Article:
When Apple releases iOS 9.1 to the public this fall, it will come with expanded emoji capabilities. “You’ll see a ton of new emoji on the keyboard including taco, unicorn, a stop hand, turkey, burrito and block of cheese,” reports the Next Web. But the soon-to-be-released emoji garnering the most excitement is the middle-finger emoji. Tech Insider describes this emoji as “hotly anticipated.” The Cut adds, “Just imagine the people who will now be on the receiving end of the middle-finger emoji in all its cartoony glory.”
I am trying to imagine these people, but I keep getting distracted by how anatomically improbable the emoji is. Apple’s version of the middle-finger emoji depicts a fully extended middle finger rising above four other fingers, all fully curled-in. The middle finger forms a 90-degree angle with the knuckles of the other digits. But this is not how fingers work, because the seemingly independent movement of any finger is partially dependent on the muscles and neurons of the other fingers, and range of motion differs from finger to finger.
Most people find it quite easy to fully extend their thumbs and index fingers while the rest of their fingers remain curled in—that’s why the thumb’s up and pointing emoji don’t strike me as unrealistic. But try independently extending your middle finger as far out as your pointer finger can go—chances are you can’t do it. (It’s even harder with your ring finger.) Obviously, there’s plenty of variation from person to person—one of my colleagues displayed a nearly vertical middle finger impressively similar to Apple’s emoji. (He did this because I asked him to, not because he hates me.) But a middle finger that can point straight up while the other fingers remain tightly clamped into a fist is the exception, not the rule.
Other operating systems’ versions of the middle finger are more realistic, as Emojipedia reveals. WhatsApp’s middle-finger emoji shows the lowermost section of each of the unextended fingers, reflecting the fact that it’s not so easy to hide those fingers away when you’re flipping someone the bird. Emoji One, the open-source emoji project, has an even better pictogram, which takes a perspective slightly above the offending digit, giving us a full view of the partially folded fingers below and a clear sense of the acute angle at which the finger is extended.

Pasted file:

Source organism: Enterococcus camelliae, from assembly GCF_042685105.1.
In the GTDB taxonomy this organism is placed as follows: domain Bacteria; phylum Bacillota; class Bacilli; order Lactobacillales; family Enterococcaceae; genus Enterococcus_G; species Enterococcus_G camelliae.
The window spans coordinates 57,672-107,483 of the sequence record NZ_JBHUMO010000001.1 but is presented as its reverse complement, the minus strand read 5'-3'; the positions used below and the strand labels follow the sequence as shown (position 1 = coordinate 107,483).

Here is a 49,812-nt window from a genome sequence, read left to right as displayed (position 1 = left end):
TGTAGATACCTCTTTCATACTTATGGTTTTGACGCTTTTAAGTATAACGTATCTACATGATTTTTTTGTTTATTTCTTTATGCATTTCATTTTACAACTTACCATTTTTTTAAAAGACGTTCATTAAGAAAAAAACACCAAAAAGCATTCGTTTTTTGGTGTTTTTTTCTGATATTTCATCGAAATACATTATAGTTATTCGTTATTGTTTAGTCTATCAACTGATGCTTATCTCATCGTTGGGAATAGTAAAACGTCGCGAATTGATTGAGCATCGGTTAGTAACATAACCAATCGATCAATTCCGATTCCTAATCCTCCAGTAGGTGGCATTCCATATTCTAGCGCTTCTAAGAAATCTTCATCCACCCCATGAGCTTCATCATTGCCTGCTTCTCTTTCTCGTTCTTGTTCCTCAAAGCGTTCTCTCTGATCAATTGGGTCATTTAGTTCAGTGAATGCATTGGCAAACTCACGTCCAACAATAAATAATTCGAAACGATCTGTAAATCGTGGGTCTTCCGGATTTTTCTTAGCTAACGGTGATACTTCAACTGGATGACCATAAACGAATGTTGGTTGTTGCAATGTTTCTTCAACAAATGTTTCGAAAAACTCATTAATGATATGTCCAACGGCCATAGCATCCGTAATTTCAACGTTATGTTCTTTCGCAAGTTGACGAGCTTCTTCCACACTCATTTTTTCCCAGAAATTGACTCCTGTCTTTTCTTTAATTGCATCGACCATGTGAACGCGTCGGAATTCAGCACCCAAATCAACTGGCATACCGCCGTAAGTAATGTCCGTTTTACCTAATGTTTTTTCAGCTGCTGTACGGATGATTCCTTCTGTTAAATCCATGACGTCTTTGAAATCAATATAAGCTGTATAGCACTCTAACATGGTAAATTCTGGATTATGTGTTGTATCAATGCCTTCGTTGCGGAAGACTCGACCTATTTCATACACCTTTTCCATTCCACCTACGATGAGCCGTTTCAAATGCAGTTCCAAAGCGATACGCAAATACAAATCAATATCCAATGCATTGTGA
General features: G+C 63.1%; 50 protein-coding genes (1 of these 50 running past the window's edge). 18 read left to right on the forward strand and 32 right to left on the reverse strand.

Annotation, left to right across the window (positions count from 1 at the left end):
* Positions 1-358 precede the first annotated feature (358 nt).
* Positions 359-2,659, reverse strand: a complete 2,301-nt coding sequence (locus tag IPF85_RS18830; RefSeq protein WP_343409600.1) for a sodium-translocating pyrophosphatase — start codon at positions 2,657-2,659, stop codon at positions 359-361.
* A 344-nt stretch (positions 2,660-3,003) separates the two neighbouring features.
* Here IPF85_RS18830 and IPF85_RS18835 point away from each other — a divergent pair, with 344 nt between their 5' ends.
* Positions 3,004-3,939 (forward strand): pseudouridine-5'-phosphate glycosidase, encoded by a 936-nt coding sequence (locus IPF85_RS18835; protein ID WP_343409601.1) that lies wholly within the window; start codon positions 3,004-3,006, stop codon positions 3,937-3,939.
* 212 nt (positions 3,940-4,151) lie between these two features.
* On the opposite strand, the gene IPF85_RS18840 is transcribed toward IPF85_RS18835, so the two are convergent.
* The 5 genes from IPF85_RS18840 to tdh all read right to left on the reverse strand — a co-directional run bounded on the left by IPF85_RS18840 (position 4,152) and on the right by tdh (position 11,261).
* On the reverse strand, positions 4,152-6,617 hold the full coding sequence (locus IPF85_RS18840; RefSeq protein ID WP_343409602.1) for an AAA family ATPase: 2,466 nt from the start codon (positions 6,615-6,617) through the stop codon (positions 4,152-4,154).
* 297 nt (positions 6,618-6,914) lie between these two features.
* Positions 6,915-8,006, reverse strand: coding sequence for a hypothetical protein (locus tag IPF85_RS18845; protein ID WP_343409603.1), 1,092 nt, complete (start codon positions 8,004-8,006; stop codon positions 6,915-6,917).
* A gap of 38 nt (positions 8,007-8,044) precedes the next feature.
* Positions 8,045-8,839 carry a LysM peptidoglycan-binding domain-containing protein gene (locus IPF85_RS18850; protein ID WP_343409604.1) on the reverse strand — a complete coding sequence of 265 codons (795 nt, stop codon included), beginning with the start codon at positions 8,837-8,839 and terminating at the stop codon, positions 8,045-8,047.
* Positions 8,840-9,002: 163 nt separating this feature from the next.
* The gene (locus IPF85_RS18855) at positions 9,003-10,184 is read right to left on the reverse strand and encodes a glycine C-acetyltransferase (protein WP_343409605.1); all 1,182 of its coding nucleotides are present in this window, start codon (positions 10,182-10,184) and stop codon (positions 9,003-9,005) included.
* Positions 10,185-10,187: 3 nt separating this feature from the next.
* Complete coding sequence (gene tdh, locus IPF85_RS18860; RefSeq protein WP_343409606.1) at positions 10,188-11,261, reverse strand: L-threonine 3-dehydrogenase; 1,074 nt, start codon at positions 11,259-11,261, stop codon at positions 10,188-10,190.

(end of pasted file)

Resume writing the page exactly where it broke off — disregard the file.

To be fair, anatomical correctness is not a fundamental feature of the emoji alphabet—after all, most people’s faces aren’t perfect yellow circles. And the middle-finger emoji is a relatively new addition to the oeuvre, having only been released as part of last summer’s update to the Unicode standard. We can only hope that, in the future, designers will come up with additional middle-finger emojis that reflect the fact that most people’s hands just aren’t that flexible. Maybe someday we’ll even get middle fingers facing in different directions. Because in a world with dozens of facial expression emojis, there should be more than one way to flip someone off from your smartphone.
*Correction, Sept. 11, 2015: Due to a production error, the caption misidentified the image accompanying this blog post as depicting the middle-finger emojis from several operating systems. The image shows only Apple’s new middle-finger emoji.